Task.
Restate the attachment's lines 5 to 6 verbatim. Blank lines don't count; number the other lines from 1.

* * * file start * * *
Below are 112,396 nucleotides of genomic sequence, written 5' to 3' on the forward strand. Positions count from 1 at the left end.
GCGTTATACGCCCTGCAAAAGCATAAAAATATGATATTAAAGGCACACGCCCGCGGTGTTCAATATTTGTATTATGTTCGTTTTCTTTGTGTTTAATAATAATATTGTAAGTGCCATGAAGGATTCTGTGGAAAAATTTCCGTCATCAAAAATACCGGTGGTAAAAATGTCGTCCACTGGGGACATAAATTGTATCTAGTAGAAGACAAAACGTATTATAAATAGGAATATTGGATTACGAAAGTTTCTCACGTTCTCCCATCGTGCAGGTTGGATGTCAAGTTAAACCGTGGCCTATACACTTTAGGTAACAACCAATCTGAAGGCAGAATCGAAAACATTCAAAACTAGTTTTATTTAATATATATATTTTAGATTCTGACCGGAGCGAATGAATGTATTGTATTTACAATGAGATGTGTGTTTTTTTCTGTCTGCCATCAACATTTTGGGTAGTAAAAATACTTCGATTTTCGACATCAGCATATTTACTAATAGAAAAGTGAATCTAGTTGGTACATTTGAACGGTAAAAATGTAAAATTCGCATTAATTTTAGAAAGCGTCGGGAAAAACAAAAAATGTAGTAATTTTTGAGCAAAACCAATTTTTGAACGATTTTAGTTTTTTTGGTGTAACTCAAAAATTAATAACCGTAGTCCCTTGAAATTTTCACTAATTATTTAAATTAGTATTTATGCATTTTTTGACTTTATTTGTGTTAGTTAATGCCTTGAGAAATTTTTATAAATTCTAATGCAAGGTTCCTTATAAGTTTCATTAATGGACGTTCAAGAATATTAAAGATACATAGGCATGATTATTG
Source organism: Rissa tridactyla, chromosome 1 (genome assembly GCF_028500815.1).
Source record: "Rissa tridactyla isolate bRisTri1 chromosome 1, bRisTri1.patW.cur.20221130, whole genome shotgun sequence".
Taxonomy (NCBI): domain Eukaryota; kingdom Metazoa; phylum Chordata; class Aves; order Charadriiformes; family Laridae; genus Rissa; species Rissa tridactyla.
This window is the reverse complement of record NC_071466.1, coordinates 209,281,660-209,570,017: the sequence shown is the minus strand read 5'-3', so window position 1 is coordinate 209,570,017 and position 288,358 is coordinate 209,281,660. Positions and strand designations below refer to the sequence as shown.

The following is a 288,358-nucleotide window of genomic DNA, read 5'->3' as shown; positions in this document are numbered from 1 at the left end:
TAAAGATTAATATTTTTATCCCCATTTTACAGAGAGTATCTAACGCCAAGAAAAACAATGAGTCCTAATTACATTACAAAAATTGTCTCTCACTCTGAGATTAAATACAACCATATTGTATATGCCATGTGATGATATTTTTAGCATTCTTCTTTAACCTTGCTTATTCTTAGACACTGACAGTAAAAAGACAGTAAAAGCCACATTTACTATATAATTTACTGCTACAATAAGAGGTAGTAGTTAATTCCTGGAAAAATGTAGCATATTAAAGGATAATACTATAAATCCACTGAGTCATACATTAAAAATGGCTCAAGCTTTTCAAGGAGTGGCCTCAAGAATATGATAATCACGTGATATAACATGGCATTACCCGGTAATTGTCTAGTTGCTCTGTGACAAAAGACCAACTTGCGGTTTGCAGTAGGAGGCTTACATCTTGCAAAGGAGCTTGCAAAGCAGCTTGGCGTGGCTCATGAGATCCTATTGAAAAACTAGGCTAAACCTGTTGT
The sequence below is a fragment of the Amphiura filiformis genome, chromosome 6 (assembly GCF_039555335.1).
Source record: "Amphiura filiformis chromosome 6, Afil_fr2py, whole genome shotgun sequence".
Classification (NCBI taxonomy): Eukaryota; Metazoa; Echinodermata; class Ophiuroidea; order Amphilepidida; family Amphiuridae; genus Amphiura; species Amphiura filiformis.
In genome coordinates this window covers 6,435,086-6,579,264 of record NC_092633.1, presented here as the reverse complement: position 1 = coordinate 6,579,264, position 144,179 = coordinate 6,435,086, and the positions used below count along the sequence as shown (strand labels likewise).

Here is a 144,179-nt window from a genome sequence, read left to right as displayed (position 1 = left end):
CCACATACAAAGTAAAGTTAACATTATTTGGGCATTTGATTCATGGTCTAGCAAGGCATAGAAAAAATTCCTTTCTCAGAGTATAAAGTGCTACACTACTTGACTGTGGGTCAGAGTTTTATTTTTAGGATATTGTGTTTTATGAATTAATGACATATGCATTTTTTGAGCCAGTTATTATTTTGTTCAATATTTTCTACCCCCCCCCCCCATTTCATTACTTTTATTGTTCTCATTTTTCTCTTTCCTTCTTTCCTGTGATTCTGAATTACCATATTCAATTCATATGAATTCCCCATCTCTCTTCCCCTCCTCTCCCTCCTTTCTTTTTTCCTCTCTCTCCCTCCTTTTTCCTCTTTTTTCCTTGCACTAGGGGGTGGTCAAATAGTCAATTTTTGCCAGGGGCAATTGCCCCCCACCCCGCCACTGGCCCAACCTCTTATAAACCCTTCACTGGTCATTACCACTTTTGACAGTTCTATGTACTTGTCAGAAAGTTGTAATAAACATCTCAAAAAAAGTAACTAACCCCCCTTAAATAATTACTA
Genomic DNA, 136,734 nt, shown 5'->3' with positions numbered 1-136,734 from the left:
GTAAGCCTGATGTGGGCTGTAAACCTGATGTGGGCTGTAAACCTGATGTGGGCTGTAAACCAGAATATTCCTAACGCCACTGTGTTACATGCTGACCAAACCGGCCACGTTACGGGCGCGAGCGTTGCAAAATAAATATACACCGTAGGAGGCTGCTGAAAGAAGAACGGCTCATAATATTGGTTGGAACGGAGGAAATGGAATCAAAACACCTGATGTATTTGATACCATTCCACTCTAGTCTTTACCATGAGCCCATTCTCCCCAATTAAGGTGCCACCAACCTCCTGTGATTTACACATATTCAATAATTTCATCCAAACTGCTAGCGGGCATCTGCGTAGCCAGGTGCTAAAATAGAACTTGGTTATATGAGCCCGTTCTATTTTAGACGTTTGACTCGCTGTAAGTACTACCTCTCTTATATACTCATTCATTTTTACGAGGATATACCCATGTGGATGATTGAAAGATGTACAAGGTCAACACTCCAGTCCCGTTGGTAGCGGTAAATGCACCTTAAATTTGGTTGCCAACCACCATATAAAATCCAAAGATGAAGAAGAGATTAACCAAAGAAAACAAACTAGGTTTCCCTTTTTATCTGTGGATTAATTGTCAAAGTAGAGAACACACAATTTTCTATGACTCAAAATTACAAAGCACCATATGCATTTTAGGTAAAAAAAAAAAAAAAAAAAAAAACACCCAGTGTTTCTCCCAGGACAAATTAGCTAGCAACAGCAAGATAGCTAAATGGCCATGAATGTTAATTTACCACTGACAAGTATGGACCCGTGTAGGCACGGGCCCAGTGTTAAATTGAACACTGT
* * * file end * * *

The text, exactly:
Taxonomy (NCBI): domain Eukaryota; kingdom Metazoa; phylum Chordata; class Aves; order Charadriiformes; family Laridae; genus Rissa; species Rissa tridactyla.
This window is the reverse complement of record NC_071466.1, coordinates 209,281,660-209,570,017: the sequence shown is the minus strand read 5'-3', so window position 1 is coordinate 209,570,017 and position 288,358 is coordinate 209,281,660. Positions and strand designations below refer to the sequence as shown.